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First of all this is not Tundra related so I apologize. I hope that even though it's not about the Tundra, any help offered could easily be applied to the Tundra if the need ever arises.

My wifes Mazda 6 AC seems a little warmer than it should. I wanted to add some R134a so I bought one of those cans of refrigerate with the gauge built in. There's a sticker under her hood that says. 0.50kg Max Charge or (1.1lb). How do you know how much your putting in because the gauge that I have reads in PSI. I was putting the can in and it got to a point where her AC compressor sounded like it was FULL and started clicking off and on constantly. I let some of the refrigerate out and it started working again but still doesn't' feel as cold as you would expect.

I don't know if the Tundra works the same way or not.

This is the product I bought



AutoZone.com | 17oz.ofR134aand2oz.ofSub-ZeroA/Cboosterwithshelfsavingdispenser | Quest

THANK YOU!
 

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It can real expensive if you don't know what you're doing. Compressors are expensive. I would take it to a professional. Will be a lot cheaper in the long run. I'm all about doing all of my own work if possible but not if I don't have the experience. Learned that the hard way. Good luck.
 

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Pressure should be in the green zone on the gauge with the air conditioner off. Search the net to see what the output temperature should be at the dash vents, bear in mid that the outside temperature will have some effect on this, as there is only so much of a temperature drop.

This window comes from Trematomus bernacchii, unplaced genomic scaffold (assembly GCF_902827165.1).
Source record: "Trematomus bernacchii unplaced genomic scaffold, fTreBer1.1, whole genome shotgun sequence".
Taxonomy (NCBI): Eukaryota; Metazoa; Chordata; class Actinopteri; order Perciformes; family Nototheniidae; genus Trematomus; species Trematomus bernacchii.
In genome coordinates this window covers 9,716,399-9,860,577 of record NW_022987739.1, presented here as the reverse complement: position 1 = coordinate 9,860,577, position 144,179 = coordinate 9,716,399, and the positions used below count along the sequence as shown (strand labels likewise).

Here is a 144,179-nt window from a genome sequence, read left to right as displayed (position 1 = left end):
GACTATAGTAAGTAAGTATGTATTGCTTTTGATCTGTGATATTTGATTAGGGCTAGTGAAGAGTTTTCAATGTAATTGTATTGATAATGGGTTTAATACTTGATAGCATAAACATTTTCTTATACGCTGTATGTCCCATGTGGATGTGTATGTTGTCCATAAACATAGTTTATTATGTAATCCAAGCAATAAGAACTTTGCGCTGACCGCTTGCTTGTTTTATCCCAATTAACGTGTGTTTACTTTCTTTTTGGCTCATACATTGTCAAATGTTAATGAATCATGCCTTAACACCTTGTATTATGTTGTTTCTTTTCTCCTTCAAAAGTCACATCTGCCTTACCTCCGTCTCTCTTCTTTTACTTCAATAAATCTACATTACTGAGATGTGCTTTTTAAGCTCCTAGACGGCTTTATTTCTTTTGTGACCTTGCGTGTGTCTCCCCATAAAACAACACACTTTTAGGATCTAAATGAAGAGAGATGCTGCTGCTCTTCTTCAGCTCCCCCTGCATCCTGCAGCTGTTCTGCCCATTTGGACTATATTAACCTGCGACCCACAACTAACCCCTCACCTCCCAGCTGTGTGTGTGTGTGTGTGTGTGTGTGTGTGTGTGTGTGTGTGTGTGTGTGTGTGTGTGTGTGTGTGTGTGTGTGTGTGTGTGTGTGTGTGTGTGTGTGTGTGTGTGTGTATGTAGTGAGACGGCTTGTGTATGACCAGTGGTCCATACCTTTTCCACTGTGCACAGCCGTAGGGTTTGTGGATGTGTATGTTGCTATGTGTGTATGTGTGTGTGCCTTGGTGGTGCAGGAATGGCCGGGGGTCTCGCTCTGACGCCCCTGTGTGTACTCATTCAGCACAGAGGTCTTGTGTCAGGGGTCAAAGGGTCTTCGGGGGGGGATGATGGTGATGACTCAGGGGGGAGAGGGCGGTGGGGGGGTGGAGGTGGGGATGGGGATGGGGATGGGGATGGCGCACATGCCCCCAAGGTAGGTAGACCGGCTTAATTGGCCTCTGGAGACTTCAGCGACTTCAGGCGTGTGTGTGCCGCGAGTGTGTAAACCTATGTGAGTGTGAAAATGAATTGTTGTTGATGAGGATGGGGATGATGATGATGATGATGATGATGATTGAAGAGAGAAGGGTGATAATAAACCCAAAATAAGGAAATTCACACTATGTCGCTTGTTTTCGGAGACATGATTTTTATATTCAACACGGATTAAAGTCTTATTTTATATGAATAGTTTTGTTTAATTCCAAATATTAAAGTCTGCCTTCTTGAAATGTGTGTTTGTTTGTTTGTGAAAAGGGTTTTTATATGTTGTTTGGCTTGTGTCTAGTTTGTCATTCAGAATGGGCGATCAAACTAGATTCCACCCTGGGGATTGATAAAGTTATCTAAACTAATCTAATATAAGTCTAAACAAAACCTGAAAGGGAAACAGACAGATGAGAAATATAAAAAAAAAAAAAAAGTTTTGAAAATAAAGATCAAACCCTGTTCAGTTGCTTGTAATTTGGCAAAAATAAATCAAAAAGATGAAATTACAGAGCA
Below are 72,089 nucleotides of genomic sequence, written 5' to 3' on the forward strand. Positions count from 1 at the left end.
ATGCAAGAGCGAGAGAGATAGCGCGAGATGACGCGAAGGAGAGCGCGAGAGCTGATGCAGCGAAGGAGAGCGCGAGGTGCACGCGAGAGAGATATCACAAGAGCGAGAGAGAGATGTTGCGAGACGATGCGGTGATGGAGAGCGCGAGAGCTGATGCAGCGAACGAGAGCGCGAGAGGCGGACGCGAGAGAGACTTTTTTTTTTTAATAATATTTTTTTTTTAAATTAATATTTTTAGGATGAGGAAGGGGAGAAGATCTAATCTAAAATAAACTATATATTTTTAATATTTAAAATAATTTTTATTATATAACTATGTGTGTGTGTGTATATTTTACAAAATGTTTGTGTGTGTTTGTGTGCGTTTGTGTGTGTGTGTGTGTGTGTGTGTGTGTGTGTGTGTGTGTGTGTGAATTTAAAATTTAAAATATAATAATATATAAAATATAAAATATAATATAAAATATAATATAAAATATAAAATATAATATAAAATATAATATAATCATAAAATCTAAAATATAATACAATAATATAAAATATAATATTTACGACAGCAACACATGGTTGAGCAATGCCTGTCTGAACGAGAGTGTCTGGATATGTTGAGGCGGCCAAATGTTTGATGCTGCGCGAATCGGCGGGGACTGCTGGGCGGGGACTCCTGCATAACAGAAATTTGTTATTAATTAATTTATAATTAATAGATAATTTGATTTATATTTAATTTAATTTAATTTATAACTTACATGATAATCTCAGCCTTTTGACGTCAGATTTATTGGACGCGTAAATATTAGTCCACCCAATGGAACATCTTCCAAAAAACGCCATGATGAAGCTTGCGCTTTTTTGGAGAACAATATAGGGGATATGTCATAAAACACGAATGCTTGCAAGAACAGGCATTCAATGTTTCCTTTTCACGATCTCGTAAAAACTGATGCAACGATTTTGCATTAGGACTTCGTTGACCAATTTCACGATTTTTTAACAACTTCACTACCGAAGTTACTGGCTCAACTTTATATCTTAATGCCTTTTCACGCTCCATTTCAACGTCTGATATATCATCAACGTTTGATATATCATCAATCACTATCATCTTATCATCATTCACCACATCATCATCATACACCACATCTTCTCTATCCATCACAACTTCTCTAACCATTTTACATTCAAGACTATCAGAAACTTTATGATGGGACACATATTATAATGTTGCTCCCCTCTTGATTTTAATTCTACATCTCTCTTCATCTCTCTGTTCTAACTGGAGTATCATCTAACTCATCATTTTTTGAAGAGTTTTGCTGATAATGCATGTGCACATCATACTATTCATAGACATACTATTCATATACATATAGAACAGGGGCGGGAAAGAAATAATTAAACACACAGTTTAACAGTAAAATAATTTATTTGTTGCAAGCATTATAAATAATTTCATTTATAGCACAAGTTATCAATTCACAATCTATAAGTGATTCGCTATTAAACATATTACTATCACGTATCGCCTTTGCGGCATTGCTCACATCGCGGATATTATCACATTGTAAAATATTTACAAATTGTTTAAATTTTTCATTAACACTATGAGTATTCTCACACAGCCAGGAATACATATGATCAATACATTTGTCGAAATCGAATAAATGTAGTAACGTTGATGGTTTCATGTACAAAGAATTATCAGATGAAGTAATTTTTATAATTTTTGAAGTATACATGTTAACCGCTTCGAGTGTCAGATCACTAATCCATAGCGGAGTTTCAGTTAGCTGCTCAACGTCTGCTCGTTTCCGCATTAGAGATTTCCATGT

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The Mazda factory repair manual cover the AC system and will tell you how to judge the refrigerant charge and the causes of insufficent cooling. Maybe you can find a used manual on ebay.
 

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The only real way to know exactly how much refrigerant is in the system is to evacuate and recharge the system with a specific amount. The gauge on the can is neat, but is dangerous because you cant see what the high side pressures are. If your system gets partially cool and the compressor kicks on, you are probably safe to add at least 1/2 of the can, assuming the high side pressure is within reason. Low side pressure should be around 30-40psi at 70 degrees F and compresor clutch should not cycle. High side should read around 150psi @ 70 degrees. Higher ambient temps and low airflow through the condenser will yield higher pressures.
Connect the can to the low pressure port and add refrigerant with the engine running and A/C on high. Use your wife's meat thermometer to measure vent temp changes.
 

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oh boy!
disaster in a can.
the right way is with gauges and temp readings.the pressures fluctuate considerably depending on outside temp,air flow,inside temp ,humidity etc...
 

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oh boy!
disaster in a can.
the right way is with gauges and temp readings.the pressures fluctuate considerably depending on outside temp,air flow,inside temp ,humidity etc...
AGREED! Before you go ANY farther, check out what a new compressor will cost! :cry3d: As a HVAC tech, I am here to tell you, it is WAY TO MUCH. Do yourself a favor and take the car to a CERTIFIED mechanic and have them check it out. It may not even be low on freon in the first place. It may have some trash in the filter screen or metering device. If it is low on freon, it leaked out somewhere. Good Luck!
 

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As stated above the only way to know much you have in the system is to evacuate and weigh it, then reinstall the correct amount.
The thing here is low feron can cause low cooling but so can other things, inside your systrem are doors that allow the air to flow in from ouside or recirulate inside plus other little neat things. these doors on some units are vacume operated or spring. they get dirty, loose,worn, or lose vacume and can cause the same problem you have now.
Take it to a good ac shop and it most likely will be a simple but correct fix.
K
 
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